National Debt Shouldn’t Be IgnoredPosted: May 11, 2016 | |
National Debt Shouldn’t Be Ignored
by JBS President Emeritus John F. McManus
We hear a lot about the National Debt. But we hear very little about addressing the threat it poses. So, let’s take a hard look at Uncle Sam’s profligacy. While doing so, think of the children of today who will have to bear the burden of national indebtedness – the mortgaging of their future that they had no part in creating.
As of May 5, 2016, the admitted national debt is $19.176 trillion. The estimated U.S. population is 323 million. This means that the share of debt for every citizen in our nation (man, woman and child) is $59,388. And the national debt increases by approximately $2.37 billion every day.
These figures address only the admitted national debt. The federal government also has unfunded liabilities not shown in the above figures. These include promises to pay for Social Security and Medicare and other government programs that must be funded with borrowed money. These add at least another $100 trillion to the already staggering debt total. Some estimates place that figure as high at $200 trillion.
Expectations given by competent analysts predict that the national debt will rise to $25 trillion by the end of the current decade. In other words, those who manage America’s affairs (the President and the Congress) are knowingly steering the ship of state toward catastrophic shipwreck.
Annual interest on the money borrowed to keep the government functioning has risen to approximately $242 billion. But the largest yearly federal expenditures, “the big three,” are Medicare-Medicaid ($1 trillion), Social Security ($898 billion), and Defense ($586 billion). Numerous other smaller but still significant expenditures, many funding totally unconstitutional agencies and bureaus, add to the debt total. A large portion of the government’s expenditures is considered on “auto pilot,” meaning those agencies can’t be decreased.
Awareness of this situation doesn’t stop Uncle Sam for maintaining a foreign aid program. Ask a fourth grader, “If you’re heavily in debt, should you give away money?” The ten-year-old would look at you quizzically and say, “No, you shouldn’t.” We would be better off if we allowed a ten-year-old’s wisdom to prevail.
One question about the debt receives little attention. It is: to whom does the U.S. government pay interest on its indebtedness? The answer is everyone who holds government securities. Leading possessors of these securities (bonds) are China ($1.252 trillion), Japan ($1.133 trillion), and lesser but still large amounts held by Belgium, Ireland, Brazil, the United Kingdom, Switzerland, and Taiwan. Our nation has been placed in a situation where China, Japan, or some other countries could dump their holdings, even knowingly take a loss in the process, but also knowing that they have impacted America’s credit rating and lowered the value of the dollar. A sudden drop in the dollar’s worth (it drops slowly all the time as more money is created by the Federal Reserve) would certainly affect every person within our borders.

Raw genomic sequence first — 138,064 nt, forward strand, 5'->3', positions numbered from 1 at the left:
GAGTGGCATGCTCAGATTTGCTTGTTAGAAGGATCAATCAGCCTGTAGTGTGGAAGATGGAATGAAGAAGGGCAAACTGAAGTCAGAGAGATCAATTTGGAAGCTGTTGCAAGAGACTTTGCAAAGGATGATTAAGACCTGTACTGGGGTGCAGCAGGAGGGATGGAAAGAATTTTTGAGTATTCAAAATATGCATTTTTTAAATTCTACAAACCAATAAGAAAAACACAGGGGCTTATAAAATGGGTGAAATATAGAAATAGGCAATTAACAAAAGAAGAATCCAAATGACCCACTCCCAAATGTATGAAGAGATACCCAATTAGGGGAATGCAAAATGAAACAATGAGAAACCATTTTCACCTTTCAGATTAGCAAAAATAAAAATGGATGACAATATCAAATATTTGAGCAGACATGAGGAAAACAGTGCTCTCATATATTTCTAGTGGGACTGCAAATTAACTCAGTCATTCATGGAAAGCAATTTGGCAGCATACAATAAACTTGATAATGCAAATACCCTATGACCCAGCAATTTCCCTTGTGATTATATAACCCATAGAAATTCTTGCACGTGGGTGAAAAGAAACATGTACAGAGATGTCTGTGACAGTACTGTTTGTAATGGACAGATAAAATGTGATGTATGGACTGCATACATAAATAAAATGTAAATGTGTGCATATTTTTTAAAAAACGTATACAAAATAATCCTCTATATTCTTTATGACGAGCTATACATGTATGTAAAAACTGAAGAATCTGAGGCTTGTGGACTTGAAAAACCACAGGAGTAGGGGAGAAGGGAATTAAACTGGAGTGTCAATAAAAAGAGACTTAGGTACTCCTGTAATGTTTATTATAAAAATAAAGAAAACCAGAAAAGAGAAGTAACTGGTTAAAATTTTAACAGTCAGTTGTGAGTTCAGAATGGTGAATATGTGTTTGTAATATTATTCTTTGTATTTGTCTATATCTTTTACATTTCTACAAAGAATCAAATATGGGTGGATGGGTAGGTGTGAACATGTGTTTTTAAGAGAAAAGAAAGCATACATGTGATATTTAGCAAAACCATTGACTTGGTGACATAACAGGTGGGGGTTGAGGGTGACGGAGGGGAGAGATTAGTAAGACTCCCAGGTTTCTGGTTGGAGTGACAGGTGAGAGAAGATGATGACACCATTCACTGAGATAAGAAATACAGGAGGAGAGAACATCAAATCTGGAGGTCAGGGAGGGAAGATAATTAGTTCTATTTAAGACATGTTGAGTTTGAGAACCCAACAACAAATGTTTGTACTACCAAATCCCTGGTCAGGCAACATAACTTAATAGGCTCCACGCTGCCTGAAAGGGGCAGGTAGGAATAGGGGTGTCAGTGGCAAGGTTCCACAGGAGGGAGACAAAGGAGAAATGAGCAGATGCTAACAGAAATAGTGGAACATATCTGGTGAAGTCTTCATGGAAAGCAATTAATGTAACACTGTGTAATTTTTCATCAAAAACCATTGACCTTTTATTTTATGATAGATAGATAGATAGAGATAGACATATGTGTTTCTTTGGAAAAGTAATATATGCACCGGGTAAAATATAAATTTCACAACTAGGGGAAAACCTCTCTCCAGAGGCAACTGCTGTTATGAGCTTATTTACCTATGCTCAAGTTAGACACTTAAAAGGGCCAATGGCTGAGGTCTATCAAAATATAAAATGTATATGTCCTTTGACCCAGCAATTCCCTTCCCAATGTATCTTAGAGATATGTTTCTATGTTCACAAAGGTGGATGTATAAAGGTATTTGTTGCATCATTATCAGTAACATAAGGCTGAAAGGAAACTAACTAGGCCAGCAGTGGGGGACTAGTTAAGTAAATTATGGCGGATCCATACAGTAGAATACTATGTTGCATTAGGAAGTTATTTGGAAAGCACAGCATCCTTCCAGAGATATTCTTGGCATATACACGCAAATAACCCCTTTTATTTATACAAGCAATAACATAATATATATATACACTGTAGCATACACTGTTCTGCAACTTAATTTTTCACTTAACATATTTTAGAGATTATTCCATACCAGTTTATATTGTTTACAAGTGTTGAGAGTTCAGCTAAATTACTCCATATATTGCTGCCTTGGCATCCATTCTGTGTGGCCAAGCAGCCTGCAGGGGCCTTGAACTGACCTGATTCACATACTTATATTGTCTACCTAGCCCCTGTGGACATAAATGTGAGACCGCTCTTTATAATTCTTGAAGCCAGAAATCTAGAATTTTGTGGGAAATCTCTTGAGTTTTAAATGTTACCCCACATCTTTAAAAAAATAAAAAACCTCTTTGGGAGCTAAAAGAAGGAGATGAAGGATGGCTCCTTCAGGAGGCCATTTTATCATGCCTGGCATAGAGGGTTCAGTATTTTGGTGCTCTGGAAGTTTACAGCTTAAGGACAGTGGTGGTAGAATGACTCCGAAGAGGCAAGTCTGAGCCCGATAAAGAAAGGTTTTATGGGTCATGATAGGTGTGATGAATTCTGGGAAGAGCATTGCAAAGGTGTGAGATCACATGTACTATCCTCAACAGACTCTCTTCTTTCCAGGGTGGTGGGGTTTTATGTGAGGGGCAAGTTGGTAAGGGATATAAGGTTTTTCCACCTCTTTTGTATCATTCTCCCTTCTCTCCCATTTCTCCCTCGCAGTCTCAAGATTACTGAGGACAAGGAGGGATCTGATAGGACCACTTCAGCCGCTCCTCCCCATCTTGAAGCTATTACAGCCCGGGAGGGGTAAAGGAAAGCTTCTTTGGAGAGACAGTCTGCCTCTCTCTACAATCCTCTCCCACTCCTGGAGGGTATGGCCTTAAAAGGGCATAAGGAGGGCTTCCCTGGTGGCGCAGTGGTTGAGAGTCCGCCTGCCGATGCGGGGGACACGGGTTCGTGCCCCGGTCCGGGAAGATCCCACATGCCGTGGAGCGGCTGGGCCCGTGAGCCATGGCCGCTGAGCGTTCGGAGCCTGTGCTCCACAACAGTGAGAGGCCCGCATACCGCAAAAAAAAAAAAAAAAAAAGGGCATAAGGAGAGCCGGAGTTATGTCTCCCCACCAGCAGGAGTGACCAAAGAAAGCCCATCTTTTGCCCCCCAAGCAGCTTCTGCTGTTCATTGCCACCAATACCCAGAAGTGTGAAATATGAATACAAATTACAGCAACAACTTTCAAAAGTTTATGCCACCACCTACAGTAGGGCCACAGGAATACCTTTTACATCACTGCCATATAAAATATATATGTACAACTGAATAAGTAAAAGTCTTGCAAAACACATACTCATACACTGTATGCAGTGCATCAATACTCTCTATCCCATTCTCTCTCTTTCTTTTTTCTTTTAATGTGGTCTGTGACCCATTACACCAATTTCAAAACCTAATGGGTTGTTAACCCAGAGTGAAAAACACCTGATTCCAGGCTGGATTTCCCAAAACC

Despite what everyone knows about the national debt, deficit spending continues. U.S. Comptroller General Gene Dodaro recently told the Senate Budget Committee that the government will soon owe more than the entire U.S. economy produces. He also stated that several agencies of the federal government (e.g., Defense, Housing and Urban Development, and Agriculture) couldn’t be audited either because their books are in disarray or they refuse to cooperate with the government’s fiscal watchdog agency.
In short, the fiscal condition of the United States is bleak – and getting bleaker each year as government continues to borrow. Some may consider this a peculiar sort of wisdom. Realists consider it national suicide.
Mr. McManus served in the U.S. Marine Corps in the late 1950s and joined the staff of The John Birch Society in August 1966. He has served various roles for the organization including Field Coordinator, Director of Public Affairs, and President. Mr. McManus has appeared on hundreds of radio and television programs and is also author of a number of educational DVDs and books. Now President Emeritus, he continues his involvement with the Society through public speaking and writing for this blog, the JBS Bulletin, and The New American.